Of particular challenge were cases that dealt with foreknowledge and revelation of fate or destiny—the particular purview of Macbeth’s witches, the weird sisters. Weird, an archaic term primarily confined to Scotland in the 17th century, derives from the Old English wyrd, meaning fate or destiny, and the verb weorþan, to become. Macbeth’s weird sisters tell what is to come, what someone will become. The hermeneutic problem of witchcraft is amplified in considering the future: signs and their meaning, the sources of future knowledge themselves, made murkier by the expanded distance between immediate, concrete reality and a projected future time. Perhaps most dangerously, however, as James I in his Daemonologie had warned, demons and witches can speak partial truths about the future. These truths are gleaned through a studied observation of the nature of the world and human nature or perhaps even through the will of God. People who “wilfully decei[ve] themselves” are particularly susceptible to these partial truths and are foolishly unable to see that, even when true, they conceal and hide. Such willful self-deceit is an avenue to madness, leading to a denial of reality as interpretative capacities shut down, privileging partial truths and ignoring unfavorable realities.

This is Macbeth’s tragic failure: to be so hypnotized by what he would become that he fails to interpret correctly the doubling, shifting nature of what the witches reveal. This is different from saying that Macbeth simply does not interpret correctly (that he sees a dagger when he should see a door handle). What I mean here is that Macbeth’s failures are failures to understand the interplay of perspective and perception in interpretation. He becomes so consumed with his wyrd that he must kill Duncan (and the guards, and Banquo, and Macduff’s family); he cannot or will not see alternatives. The witches conjure a series of riddling apparitions that seem to promise safety and prosperity—Macbeth will never be defeated until “Great Birnam wood to high Dunsinane hill / Shall come against him”; “none of woman born / Shall harm Macbeth”—but he sees only the literal. He never considers that these words might have another meaning (an army in camouflage, a man born via caesarian section). These failures have ethical and psychological weight. They push him to pile murder on murder and to face with irrational confidence the armies coming to overthrow him.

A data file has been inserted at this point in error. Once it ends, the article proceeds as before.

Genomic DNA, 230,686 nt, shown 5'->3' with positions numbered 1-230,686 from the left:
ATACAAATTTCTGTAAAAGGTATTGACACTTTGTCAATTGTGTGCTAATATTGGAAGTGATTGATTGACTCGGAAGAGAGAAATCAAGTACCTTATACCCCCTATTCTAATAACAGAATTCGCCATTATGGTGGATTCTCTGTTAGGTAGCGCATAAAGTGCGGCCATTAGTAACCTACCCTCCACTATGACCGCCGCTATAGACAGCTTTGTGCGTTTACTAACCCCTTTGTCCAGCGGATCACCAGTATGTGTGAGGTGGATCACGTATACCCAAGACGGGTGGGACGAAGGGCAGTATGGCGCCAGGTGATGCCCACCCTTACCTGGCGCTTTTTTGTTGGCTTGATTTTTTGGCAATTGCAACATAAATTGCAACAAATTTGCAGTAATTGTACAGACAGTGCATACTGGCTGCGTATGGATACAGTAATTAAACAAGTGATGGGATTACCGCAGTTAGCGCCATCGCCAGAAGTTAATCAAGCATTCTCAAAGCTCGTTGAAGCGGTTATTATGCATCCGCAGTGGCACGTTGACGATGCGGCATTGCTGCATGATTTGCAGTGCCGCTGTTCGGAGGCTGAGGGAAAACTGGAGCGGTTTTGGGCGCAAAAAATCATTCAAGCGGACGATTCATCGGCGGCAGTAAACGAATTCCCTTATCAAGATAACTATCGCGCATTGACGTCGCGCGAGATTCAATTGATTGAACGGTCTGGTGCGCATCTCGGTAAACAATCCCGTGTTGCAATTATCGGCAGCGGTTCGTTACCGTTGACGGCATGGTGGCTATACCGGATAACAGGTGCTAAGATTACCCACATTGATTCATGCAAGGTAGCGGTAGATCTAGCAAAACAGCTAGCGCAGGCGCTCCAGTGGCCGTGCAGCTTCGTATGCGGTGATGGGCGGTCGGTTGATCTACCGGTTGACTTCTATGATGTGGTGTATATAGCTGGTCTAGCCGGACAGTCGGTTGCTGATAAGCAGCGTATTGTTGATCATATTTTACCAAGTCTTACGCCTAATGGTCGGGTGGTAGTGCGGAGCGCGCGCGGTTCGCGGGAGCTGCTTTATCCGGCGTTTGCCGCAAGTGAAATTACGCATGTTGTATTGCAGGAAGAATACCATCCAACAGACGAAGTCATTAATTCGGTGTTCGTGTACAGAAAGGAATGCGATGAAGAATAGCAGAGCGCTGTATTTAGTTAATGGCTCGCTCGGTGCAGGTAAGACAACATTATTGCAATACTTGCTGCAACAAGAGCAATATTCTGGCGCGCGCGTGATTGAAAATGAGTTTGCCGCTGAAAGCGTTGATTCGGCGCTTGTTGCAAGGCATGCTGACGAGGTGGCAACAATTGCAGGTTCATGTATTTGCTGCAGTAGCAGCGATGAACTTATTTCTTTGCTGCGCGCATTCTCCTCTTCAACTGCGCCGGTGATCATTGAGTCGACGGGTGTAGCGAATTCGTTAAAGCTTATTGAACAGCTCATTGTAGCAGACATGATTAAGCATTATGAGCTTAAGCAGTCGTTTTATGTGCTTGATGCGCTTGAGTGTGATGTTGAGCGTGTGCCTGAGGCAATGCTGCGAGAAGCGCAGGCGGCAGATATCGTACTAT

The success of Coen’s adaptation lies in his ability to make the challenge (and failure) to understand perception visible. The dagger/doorhandle scene is one of the most striking examples, but others include an abrupt shift in camera angle that transforms a ghost into a raven, and a series of brief shots through large, arched windows that change an army camouflaged with branches into an actual forest. In the background, but deeply embedded into each scene through echoing sounds—a repeated rhythmic drip of water, a shudder of wings—and sharp visuals—an old man with a witch’s face, flocks of birds—are the witches, brilliantly performed by Kathryn Hunter. From their first appearance, the witches challenge perception. What appears to be one witch, standing alone, contorting her body as she prophesies, is revealed to be three as the camera angle shifts to show the witch standing over a pool, her black silhouette transformed into a trio. Whether there is one witch or three turns out to be a matter of perception. Coen embeds the witches into the film’s landscape so that we cannot forget their presence and their interpretative powers, and we are made to see the interpretative challenge Macbeth faces. This is a world in which witchcraft celebrates Hecate, in which language and perception riddles and doubles on itself. Coen’s Macbeth’s madness and failure is to fail to understand the nature of the world he lives in.